Global Clusters

Atlas Global Clusters use a highly curated implementation of sharded cluster zones to support location-aware read and write operations for globally distributed application instances and clients. Global Clusters support deployment patterns such as:

  • Low-latency read and write operations for globally distributed clients.
  • Uptime protection during partial or full regional outages.
  • Location-aware data storage in specific geographic regions.
  • Workload isolation based on cluster member types.

Atlas supports enabling Global Writes when deploying an M30 or greater sharded cluster. For replica sets, scale the cluster to at least an M30 instance and enable Global Writes. All shard nodes deploy with the selected instance size.


You cannot disable Global Writes for a cluster once deployed.

Screeenshot of the Atlas Global Writes Dialog

Atlas Global Clusters require developers to define single or multi-region Zones, where each zone supports write and read operations from geographically local shards. You can also configure zones to support global low-latency secondary reads. For more information on Global Writes zones, see Global Write Zones and Zone Mapping.

Atlas does not auto-configure or auto-shard collections. Sharded collections must meet specific compatibility requirements to utilize Global Writes. For more information on guidance and requirements for sharding collections for Global Writes, see Sharding Collections for Global Writes. The Atlas Data Explorer supports creating sharded collections with specific validations for Global Writes. For complete documentation, see Shard a Collection for Global Writes in Data Explorer.

Open Ports 27015 to 27017 to Access Atlas Databases

If you use a whitelist on your firewall for network ports, open ports 27015 to 27017 to TCP and UDP traffic on Atlas hosts. This grants your applications access to databases stored on Atlas.

To configure your application-side networks to accept Atlas traffic, we recommend using the Atlas API Get All Clusters endpoint to retrieve mongoURI from the response elements. You can also use the Get All MongoDB Processes endpoint to retrieve cluster hostnames (, etc).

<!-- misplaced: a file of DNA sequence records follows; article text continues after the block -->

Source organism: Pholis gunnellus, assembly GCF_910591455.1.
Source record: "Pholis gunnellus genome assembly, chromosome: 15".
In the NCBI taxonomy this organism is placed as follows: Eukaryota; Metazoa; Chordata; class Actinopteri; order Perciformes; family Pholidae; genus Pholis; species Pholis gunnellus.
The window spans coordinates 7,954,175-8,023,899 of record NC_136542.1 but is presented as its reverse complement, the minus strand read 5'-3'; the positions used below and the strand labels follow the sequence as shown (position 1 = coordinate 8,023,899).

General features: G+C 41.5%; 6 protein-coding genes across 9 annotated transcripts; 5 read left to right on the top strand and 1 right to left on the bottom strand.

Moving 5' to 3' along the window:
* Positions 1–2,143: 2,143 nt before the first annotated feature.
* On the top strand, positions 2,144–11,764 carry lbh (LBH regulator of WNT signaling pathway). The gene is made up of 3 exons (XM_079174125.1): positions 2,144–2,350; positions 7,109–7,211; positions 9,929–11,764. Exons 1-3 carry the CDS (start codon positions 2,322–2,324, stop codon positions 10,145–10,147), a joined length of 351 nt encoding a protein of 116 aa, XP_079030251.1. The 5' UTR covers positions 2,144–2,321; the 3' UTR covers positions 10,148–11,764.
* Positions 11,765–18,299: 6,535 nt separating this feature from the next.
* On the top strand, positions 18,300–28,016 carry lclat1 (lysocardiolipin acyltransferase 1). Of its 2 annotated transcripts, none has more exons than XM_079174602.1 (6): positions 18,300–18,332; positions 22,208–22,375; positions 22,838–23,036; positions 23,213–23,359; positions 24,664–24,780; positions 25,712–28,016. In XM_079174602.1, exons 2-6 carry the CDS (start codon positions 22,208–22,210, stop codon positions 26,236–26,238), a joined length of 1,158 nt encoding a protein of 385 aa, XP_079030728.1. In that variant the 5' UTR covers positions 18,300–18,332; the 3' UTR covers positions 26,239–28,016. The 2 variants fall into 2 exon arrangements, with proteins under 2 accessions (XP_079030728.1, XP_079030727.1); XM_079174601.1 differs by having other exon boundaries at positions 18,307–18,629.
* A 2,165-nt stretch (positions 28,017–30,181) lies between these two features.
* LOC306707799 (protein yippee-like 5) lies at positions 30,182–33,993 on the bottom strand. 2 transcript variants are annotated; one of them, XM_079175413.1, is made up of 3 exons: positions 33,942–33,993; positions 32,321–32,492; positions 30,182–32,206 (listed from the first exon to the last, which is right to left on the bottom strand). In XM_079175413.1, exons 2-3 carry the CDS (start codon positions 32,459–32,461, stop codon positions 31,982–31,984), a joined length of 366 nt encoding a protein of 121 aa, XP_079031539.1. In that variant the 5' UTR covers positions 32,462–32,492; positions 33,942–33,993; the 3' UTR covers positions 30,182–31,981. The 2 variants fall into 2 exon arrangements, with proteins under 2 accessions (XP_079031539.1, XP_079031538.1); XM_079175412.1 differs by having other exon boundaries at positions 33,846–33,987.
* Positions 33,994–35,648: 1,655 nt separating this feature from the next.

You can parse these hostname values and feed the IP addresses programatically into your application-tier orchestration automation to push firewall updates.

Global Write Zones and Zone Mapping

Each Atlas Global Cluster supports up to 9 distinct zones. Each zone consists of one Highest Priority region and one or more Electable, Read-only, or Analytics regions. The available regions depend on the selected cloud service provider.

Region Type Description
Highest Priority

Region where Atlas deploys the primary replica set member for the shard or shards associated with that zone. Clients can only issue write operations to the primary.

Atlas uses the geographic location of the Highest Priority regions to construct a map of geographically-near countries and subdivisions. The Global Writes cluster uses this map for directing write operations to the correct zone.


To facilitate low-latency local secondary reads of globally distributed data, for each zone in the cluster, add a Read-only node in the Highest Priority region of every other cluster zone.

Electable Region where Atlas deploys electable secondary replica set members for the shard or shards associated to that zone. Electable regions add additional fault tolerance in the event of a partial or total regional outage in the Highest Priority region.
Read-only Region where Atlas deploys non-electable secondary replica set members for supporting secondary read operations.
Analytics Region where Atlas deploys analytics nodes. Analytics nodes are read-only nodes configured with distinct replica set tags. You can use these tags to direct queries to specific regions. As a result, analytics nodes can help isolate reporting queries from your normal operational workload as well as reduce latency for local reads.

For each shard associated to a zone, Atlas distributes the shard nodes across the configured regions. While Atlas allows more than one shard per zone, users should instead consider creating additional zones to address high user volume in a concentrated geographic area.


Atlas supports up to 50 shards per sharded cluster regardless of the number of zones. Contact support by clicking Support from the Atlas UI if you have requirements for more shards in your Global Cluster.

The Atlas cluster builder includes templates for automatically configuring Global Writes zones for the Global Cluster. Each template provides a visual description of the cluster zone configuration, including estimates of geographic latency and coverage. For complete documentation on creating a Global Cluster, see Create a Global Cluster. For more information on Global Writes templates, see the Configure Global Writes Zones Using a Template section of that tutorial.

Sharding Collections for Global Writes

Unsharded collections must meet the following compatibility requirements prior to sharding to utilize Global Writes when sharded: